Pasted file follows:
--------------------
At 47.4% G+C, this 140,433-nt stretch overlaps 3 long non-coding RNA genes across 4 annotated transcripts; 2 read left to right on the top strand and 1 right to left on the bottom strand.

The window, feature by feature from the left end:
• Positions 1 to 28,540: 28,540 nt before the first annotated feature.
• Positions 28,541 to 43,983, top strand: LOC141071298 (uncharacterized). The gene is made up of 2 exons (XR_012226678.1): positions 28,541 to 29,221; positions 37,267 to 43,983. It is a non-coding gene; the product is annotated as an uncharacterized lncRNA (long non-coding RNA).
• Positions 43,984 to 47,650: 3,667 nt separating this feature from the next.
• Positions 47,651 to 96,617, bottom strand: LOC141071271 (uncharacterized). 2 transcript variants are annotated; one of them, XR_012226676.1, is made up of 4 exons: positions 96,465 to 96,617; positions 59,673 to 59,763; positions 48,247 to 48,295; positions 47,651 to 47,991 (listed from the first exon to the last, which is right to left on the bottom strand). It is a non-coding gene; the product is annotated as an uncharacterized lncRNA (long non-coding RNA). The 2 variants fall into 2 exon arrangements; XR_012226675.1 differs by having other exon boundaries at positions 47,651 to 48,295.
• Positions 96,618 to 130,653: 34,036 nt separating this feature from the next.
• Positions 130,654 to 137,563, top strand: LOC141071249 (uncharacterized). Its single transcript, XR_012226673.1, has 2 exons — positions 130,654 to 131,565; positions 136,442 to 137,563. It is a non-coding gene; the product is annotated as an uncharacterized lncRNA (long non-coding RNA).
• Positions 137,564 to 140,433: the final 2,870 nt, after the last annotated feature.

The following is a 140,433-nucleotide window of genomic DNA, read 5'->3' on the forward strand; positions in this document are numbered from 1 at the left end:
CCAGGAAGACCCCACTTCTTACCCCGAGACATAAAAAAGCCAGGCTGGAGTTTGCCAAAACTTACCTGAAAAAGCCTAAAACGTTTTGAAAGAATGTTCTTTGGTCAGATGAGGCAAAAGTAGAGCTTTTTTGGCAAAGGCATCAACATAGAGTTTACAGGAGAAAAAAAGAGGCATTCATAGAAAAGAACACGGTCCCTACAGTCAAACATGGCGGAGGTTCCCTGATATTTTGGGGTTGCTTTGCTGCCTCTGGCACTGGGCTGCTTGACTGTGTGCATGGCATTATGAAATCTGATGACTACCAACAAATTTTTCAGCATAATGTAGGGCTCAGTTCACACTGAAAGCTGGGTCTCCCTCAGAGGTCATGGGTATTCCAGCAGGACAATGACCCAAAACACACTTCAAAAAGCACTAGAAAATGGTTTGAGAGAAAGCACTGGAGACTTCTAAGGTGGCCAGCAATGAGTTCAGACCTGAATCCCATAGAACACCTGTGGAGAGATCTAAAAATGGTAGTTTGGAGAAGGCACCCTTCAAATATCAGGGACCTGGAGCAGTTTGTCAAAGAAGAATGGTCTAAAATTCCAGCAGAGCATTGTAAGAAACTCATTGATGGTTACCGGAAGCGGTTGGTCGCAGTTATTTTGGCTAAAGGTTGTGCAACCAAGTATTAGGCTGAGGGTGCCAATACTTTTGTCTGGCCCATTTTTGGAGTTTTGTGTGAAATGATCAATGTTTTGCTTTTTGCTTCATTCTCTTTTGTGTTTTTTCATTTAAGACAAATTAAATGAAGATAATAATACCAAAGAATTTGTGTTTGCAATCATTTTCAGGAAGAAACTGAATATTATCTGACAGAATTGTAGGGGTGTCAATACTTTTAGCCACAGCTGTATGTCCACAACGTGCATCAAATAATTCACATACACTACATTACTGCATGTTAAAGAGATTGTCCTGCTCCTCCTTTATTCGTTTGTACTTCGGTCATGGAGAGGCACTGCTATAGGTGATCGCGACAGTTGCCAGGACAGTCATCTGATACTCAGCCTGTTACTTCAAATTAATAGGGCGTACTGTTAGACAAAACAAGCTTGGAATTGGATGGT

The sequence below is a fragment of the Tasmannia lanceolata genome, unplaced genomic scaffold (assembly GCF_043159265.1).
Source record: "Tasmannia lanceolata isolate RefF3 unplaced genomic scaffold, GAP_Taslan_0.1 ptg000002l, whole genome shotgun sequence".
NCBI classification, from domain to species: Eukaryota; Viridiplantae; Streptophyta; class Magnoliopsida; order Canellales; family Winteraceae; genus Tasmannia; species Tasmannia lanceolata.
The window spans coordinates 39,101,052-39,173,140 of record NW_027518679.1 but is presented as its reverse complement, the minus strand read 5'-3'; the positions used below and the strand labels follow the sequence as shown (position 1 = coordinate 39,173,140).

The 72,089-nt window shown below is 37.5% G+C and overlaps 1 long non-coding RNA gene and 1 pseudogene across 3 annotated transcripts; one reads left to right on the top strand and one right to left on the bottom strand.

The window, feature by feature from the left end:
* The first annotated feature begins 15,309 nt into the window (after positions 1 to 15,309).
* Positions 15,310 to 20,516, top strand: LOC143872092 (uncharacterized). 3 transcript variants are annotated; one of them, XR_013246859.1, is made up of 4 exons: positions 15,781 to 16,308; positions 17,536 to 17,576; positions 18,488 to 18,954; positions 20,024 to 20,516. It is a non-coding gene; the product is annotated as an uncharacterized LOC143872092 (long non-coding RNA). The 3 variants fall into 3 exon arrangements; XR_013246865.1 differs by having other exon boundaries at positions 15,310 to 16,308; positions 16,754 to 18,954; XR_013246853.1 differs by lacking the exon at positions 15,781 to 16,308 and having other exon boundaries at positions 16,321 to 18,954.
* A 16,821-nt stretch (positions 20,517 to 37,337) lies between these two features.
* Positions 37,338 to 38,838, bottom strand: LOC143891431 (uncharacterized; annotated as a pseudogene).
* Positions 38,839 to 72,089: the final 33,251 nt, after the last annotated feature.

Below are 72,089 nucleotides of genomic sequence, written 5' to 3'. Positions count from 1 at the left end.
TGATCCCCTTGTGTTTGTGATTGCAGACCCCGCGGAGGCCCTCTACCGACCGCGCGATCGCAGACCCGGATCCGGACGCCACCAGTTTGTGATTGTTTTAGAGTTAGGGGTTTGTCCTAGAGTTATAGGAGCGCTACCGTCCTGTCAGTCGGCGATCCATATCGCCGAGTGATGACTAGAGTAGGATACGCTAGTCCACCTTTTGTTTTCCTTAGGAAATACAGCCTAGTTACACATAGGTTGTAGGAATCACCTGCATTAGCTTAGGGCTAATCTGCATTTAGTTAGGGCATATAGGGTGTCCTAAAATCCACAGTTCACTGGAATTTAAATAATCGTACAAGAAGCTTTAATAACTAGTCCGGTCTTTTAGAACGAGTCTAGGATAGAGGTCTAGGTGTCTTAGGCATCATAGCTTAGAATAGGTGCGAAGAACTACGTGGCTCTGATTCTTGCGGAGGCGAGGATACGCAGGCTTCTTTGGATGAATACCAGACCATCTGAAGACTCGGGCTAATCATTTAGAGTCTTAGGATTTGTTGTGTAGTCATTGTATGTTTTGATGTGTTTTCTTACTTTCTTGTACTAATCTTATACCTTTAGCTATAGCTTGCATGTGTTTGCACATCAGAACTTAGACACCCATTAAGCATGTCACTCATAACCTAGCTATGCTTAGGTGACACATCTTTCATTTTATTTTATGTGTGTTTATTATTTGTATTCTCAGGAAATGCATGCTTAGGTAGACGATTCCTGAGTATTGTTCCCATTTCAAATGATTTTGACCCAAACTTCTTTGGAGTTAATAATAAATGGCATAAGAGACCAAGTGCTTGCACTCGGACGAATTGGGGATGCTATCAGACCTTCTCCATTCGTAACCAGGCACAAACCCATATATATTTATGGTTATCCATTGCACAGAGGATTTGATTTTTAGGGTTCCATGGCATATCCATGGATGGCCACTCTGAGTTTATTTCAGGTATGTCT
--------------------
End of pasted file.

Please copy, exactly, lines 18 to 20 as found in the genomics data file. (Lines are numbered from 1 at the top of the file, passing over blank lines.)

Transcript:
* The first annotated feature begins 15,309 nt into the window (after positions 1 to 15,309).
* Positions 15,310 to 20,516, top strand: LOC143872092 (uncharacterized). 3 transcript variants are annotated; one of them, XR_013246859.1, is made up of 4 exons: positions 15,781 to 16,308; positions 17,536 to 17,576; positions 18,488 to 18,954; positions 20,024 to 20,516. It is a non-coding gene; the product is annotated as an uncharacterized LOC143872092 (long non-coding RNA). The 3 variants fall into 3 exon arrangements; XR_013246865.1 differs by having other exon boundaries at positions 15,310 to 16,308; positions 16,754 to 18,954; XR_013246853.1 differs by lacking the exon at positions 15,781 to 16,308 and having other exon boundaries at positions 16,321 to 18,954.
* A 16,821-nt stretch (positions 20,517 to 37,337) lies between these two features.